Baby Buffett: Bill Ackman and Pershing Square

Out of all the hedge funds out there, Bill Ackman’s fund is perhaps one of the most interesting. His company, Pershing Square Holdings, is one of the more activist funds. It actively intervenes in the management of the companies it has a stake in. Ackman tends to build up very large stakes in specific companies, and then very publicly advertise his investment thesis. That way, he creates traction to allow the changes he wants to happen, come true.

Activist investing
In 2014, for instance, Ackman built a significant position in Burger King, just before the company merged with the donut and coffee chain Tim Hortons. Additionally, Burger King moved their corporate HQ to Canada, leading to a good profit for Ackman. He also made about $239m in one day recently thanks to his significant share in Chipotle Mexican Grill. Ackman had, until around the end of 2014, actually made a total profit of 1,199% since 2004, compared to 119% for the S&P 500.

However, Ackman also has a tendency to get overzealous in his investments. In 2015, Pershing Square built up a huge position in the pharmaceutical company Valeant, convinced it was a very profitable, but legitimate, drug maker. As it turned out, Valeant was using blatantly illegal sales tactics, driving up prices through shell-pharmacies. Instead of abandoning Valeant as the news came out, Ackman only increased his position. This, in combination with the fact that Valeant exploited their market power to drastically increase drug prices, caused a lot of bad press for Pershing Square. Eventually, Valeant’s shares dropped by 90% and Ackman sold his stake, causing a giant loss for Pershing Square.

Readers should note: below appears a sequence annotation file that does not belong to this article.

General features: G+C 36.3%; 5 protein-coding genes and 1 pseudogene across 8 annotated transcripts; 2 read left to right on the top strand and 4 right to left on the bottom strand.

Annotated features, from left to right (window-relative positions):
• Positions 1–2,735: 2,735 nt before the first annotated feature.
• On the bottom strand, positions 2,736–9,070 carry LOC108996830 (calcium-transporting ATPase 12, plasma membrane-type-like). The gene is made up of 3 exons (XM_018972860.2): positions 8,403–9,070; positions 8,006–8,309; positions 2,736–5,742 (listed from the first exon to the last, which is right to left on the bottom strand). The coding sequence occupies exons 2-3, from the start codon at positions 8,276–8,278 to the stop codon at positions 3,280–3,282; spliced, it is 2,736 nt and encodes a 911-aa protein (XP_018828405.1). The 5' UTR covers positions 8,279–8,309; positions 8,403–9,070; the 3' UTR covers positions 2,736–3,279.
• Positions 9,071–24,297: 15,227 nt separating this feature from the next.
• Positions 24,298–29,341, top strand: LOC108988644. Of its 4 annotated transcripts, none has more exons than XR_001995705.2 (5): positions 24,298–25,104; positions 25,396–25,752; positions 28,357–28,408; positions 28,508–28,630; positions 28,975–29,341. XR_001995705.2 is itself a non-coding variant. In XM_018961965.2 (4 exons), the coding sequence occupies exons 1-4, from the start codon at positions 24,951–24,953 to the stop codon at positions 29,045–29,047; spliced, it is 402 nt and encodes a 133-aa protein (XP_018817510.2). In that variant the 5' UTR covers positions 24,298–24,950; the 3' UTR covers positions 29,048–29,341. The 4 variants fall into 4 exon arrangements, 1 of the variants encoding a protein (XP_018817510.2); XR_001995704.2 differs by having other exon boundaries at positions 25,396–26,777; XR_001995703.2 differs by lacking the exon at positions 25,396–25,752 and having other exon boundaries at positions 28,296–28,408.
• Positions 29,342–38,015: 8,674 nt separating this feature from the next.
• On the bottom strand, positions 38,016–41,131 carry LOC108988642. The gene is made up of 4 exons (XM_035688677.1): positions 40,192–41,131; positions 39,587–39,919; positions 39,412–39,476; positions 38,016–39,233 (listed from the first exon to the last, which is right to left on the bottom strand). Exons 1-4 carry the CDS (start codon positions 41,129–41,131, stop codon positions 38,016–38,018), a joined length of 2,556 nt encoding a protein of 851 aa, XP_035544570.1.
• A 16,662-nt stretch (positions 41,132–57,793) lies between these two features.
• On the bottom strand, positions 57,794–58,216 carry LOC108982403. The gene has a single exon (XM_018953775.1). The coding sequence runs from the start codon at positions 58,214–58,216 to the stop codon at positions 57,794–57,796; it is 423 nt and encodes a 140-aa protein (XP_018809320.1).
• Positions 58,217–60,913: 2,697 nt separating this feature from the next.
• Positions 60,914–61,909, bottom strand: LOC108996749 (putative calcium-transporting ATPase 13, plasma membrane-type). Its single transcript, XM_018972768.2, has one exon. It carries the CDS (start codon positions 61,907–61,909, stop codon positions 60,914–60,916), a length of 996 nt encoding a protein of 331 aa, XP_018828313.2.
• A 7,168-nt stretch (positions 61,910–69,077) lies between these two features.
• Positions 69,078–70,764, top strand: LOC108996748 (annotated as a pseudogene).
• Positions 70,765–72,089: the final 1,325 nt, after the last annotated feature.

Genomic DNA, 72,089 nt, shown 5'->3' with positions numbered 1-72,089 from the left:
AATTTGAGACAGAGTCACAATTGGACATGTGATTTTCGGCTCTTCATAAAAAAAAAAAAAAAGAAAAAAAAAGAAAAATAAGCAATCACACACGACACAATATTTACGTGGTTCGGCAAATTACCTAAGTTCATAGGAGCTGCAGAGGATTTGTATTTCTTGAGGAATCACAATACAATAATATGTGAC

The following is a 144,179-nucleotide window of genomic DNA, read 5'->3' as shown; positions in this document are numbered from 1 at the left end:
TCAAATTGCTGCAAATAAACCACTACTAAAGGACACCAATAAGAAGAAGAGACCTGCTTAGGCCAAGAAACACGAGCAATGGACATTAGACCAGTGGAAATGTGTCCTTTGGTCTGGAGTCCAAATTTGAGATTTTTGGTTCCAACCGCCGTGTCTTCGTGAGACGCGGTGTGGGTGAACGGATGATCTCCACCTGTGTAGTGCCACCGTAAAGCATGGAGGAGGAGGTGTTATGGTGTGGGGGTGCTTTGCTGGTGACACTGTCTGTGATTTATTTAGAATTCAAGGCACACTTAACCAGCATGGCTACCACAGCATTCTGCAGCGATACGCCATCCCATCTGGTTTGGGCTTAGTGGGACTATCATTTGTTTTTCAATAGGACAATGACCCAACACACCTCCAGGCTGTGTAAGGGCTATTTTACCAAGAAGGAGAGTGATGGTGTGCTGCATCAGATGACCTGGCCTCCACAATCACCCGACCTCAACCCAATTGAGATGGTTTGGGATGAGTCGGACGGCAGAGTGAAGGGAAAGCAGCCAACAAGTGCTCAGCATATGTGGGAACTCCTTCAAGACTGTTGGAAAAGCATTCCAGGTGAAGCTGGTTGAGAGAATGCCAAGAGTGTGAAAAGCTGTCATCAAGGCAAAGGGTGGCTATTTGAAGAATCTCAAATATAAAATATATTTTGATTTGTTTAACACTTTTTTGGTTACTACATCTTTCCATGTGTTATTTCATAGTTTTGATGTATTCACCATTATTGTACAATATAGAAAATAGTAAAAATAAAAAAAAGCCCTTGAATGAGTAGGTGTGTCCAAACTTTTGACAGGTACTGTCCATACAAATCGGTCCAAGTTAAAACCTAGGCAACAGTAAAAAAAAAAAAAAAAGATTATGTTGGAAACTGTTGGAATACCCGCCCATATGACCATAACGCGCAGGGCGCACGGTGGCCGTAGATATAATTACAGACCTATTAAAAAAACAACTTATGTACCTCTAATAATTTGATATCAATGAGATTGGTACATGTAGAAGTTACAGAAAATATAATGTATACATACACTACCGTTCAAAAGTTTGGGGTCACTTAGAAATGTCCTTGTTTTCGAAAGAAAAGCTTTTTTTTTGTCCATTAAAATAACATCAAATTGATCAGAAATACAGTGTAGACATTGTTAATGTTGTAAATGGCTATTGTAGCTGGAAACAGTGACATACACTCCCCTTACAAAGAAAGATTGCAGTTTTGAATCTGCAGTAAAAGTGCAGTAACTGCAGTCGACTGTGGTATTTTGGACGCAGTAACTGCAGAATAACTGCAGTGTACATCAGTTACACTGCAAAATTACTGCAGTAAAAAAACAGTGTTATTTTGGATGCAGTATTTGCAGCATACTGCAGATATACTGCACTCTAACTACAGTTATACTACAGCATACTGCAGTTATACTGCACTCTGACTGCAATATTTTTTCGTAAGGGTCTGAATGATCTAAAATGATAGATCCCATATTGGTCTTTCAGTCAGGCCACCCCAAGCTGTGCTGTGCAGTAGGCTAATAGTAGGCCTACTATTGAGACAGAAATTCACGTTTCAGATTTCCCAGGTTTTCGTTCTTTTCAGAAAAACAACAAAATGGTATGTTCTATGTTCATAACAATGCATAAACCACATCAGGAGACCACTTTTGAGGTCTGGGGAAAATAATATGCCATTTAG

But Ackman’s woes do not end there. He has also been shorting the dietary supplement company Herbalife with over a billion dollars. Herbalife provides its products through a multi-level marketing scheme which financially rewards people who recruit more distributors. This, according to Ackman, essentially comes down to a pyramid scheme. The Federal Trade Commission had actually investigated Herbalife based on Ackman’s claims, but this only ended in a fine. To make matters worse, another legendary investor also got involved on Herbalife’s side. Carl Icahn decided to take a massive stake in the company, mostly to squeeze out Ackman. This year, Ackman finally got out of Herbalife after five long years, accepting his loss and moving on.

New target?
Recently, Pershing Square has been building up its share in another company, United Technologies. United Technologies is, amongst other things, an aircraft part manufacturer, but it really is more of an industrial conglomerate. Bill Ackman has been pushing for a break-up in order to increase shareholder value, and has slowly been building up a stake in the company.

Other large conglomerates such as Procter & Gamble, Nestlé and GE have all been targets for break-ups, and the same goes for United Technologies. Since UT is a US defense company, it will probably benefit from both the tax cuts and the predicted increased defence budget under Trump. Thus, United Technologies could be a very interesting investment for Bill Ackman.

All-in-all, it’s hopeful that the worst part for Pershing Square is over. It has had an excellent track record up until 2015, which will hopefully be continued from now in into the future.


Written by Xander Gelink